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PRACTICAL OBJECTIVE

To design and simulate a full wave rectifier circuit to convert AC to DC.

APPARATUS
i) ii) iii) iv) v) vi) vii) viii) ix) x) Breadboard Rectifier Diode Capacitors Resistors Multimeter Transformer AC source Mains cord Single wire Insulation

THEORY
A full wave rectifier is a circuit, which converts an AC voltage into a pulsating DC voltage using both half cycles of the applied AC voltage. It uses two diodes (lets call them D1 and D2) of which one conducts during one half cycle while the other conducts during the other half cycle of the applied AC voltage. During the positive half cycle of the input voltage, diode D1 becomes forward biased and D2 becomes reverse biased. Hence D1 conducts and D2 remains OFF. The load current flows through D1 and the voltage drop will be equal to the input voltage. During the negative half cycle of the input voltage, diode D1 becomes reverse biased and D2 becomes forward biased. Hence D1 remains OFF and D2 conducts. The load current flows through D2 and the voltage drop will be equal to the input voltage.

APPARATUS

i) Bread board A breadboard is usually a construction base for prototyping of electronics. This makes it easy to use for creating temporary prototypes and experimenting with circuit design. A variety of electronic systems may be prototyped by using breadboards, from small analog and digital circuits to complete central processing units (CPU).

(ii) Rectifier diode A rectifier diode, in general, is an electrical device that converts alternating current (AC), which periodically reverses direction, to direct current (DC), which flows in only one direction. The process is known as rectification. Rectifiers have many uses, but are often found serving as components of DC power supplies and high-voltage direct current power transmission systems. Rectification may serve in roles other than to generate direct current for use as a source of power. Because of the alternating nature of the input AC sine wave, the process of rectification alone produces a DC current which, although unidirectional, consists of pulses of current. Many applications of rectifiers require a steady constant DC current.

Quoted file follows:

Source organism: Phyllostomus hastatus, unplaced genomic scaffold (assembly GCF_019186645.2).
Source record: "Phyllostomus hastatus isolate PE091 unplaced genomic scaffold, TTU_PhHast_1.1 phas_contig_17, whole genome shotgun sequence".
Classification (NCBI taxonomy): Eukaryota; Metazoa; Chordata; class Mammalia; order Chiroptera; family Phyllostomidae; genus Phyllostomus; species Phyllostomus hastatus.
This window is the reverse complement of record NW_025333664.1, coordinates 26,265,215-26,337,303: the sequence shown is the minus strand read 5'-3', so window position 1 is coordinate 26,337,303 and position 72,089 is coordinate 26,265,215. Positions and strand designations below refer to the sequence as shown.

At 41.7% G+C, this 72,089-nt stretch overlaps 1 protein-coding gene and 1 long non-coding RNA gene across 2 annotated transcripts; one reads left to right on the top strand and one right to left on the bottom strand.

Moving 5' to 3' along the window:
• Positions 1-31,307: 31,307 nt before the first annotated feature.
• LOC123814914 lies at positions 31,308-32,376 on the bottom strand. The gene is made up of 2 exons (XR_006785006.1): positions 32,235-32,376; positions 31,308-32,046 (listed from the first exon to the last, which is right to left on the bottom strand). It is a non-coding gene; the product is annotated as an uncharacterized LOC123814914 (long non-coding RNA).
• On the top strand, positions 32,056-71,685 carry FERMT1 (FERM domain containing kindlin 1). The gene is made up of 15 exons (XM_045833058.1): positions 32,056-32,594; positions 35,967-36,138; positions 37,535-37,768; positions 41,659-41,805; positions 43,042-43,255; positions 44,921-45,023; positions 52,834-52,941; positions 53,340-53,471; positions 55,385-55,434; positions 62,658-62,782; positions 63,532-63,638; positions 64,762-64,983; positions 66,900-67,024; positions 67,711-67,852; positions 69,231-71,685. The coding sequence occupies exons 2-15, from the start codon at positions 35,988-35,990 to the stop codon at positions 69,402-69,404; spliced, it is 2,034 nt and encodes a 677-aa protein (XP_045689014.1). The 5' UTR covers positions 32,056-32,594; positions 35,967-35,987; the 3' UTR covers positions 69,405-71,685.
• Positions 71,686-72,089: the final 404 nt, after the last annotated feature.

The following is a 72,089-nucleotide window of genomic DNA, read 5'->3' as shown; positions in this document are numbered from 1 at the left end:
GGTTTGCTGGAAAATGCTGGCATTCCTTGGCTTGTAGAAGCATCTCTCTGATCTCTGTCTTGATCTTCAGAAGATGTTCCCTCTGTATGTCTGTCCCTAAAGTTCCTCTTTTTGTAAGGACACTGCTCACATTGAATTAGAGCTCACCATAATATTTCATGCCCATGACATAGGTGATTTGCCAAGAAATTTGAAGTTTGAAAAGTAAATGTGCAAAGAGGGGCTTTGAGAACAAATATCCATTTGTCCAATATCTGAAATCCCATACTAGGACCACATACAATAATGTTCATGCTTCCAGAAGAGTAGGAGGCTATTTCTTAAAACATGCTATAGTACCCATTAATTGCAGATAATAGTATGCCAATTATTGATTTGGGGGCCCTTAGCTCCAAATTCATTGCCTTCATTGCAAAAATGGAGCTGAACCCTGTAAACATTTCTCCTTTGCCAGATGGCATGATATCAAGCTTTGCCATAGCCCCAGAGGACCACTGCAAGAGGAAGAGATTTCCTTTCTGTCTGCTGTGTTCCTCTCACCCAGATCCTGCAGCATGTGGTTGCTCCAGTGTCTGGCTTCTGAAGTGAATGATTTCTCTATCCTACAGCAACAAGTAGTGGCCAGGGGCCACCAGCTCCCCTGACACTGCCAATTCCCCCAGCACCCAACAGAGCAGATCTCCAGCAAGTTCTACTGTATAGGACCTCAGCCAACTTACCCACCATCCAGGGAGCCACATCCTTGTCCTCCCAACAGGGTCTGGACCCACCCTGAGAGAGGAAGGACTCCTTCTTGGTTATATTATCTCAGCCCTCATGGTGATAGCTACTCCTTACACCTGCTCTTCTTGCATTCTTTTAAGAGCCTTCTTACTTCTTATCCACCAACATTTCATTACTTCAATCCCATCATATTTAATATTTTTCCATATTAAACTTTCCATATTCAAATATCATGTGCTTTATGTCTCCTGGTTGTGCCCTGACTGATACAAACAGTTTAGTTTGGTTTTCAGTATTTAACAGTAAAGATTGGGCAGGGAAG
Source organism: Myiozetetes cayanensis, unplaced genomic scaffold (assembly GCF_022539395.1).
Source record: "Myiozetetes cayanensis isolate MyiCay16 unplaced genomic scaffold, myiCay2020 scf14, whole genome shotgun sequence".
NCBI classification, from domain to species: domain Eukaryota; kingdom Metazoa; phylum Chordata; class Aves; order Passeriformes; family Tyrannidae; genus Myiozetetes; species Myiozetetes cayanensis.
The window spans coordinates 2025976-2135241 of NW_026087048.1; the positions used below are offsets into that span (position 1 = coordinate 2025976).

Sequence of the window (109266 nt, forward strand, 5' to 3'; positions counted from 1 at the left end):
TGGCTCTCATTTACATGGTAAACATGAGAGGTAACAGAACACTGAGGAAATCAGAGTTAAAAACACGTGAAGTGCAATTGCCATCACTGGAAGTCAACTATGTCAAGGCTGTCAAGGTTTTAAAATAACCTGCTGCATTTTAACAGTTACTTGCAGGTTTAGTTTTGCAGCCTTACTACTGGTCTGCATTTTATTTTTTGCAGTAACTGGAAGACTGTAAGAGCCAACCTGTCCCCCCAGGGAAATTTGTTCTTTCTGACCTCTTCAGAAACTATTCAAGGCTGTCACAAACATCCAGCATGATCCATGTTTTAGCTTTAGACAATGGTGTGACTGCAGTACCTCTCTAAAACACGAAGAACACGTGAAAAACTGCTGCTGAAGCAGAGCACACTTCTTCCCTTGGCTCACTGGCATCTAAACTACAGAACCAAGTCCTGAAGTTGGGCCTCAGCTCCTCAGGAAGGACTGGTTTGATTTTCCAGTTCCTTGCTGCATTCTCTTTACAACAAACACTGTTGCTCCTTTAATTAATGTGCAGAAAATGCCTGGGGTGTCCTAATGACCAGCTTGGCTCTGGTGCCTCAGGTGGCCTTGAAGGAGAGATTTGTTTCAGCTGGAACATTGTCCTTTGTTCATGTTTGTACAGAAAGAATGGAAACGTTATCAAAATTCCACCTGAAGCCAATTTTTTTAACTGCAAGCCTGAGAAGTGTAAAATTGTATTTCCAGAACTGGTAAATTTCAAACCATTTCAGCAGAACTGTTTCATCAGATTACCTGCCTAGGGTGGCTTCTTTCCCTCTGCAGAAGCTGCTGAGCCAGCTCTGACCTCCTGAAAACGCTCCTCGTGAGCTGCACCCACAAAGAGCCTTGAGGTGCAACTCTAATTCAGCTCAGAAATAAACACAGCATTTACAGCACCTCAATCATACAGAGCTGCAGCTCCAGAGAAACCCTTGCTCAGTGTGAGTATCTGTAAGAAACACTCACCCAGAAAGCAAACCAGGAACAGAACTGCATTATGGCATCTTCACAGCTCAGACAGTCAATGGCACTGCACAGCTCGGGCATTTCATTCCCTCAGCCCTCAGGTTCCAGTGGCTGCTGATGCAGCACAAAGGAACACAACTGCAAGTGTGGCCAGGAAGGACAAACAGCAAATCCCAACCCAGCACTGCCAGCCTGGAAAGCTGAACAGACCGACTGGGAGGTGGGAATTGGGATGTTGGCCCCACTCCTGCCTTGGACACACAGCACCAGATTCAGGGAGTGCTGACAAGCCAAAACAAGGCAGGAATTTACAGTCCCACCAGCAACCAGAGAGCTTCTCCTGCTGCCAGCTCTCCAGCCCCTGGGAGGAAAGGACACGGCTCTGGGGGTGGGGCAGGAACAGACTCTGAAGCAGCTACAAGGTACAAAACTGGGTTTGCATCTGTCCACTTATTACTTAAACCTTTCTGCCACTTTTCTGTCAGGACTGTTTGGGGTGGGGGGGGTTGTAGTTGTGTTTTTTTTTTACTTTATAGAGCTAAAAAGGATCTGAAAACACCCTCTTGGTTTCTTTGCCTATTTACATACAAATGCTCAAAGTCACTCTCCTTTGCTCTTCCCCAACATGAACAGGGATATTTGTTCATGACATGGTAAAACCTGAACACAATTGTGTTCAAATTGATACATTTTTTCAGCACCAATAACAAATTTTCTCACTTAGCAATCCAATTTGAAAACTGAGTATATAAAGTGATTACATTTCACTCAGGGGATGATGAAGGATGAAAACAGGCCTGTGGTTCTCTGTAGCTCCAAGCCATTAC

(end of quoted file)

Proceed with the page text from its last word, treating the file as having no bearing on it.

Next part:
The rectifier diode used throughout this project is a 1N4007 series diode. The 1N4001 series (or 1N4000 series) is a family of popular 1A general

purpose silicon rectifier diodes commonly used in AC adapters for common household appliances and is ideal for laboratory purposes.

iii) Capacitor A capacitor is a passive two-terminal electrical component used to store energy electrostatically in an electric field. The forms of a practical capacitor may vary but all capacitors essentially contain at least two electrical conductors separated by

a dielectric (insulator).

iv) Resistor A resistor is a passive two-terminal electrical component that implements electrical resistance as a circuit element. Resistors are common elements of electrical

networks and electronic circuits and are ubiquitous in electronic equipment. Practical resistors can be made of various compounds and films, as well as resistance wire. Resistors are also implemented within integrated circuits and can also be integrated into hybrid and printed circuits.

v) Multimeter A multimeter is an electronic measuring instrument that combines several

measurement functions in one unit. A typical multimeter would include basic features such as the ability to measure voltage, current, and resistance. They can also be used to troubleshoot electrical problems in certain devices such as electronic equipment, motor controls, domestic appliances, power supplies, and wiring systems.

vi) Transformer A transformer is a static electrical device which transforms an alternating voltage from one to another of greater value. It adopts the principle of mutual induction implying that that transfers energy by inductive coupling between its winding circuits. Transformers can also be used to vary the relative voltage of circuits or isolate them, or both. They are essential for the transmission, distribution, and utilization of electrical energy.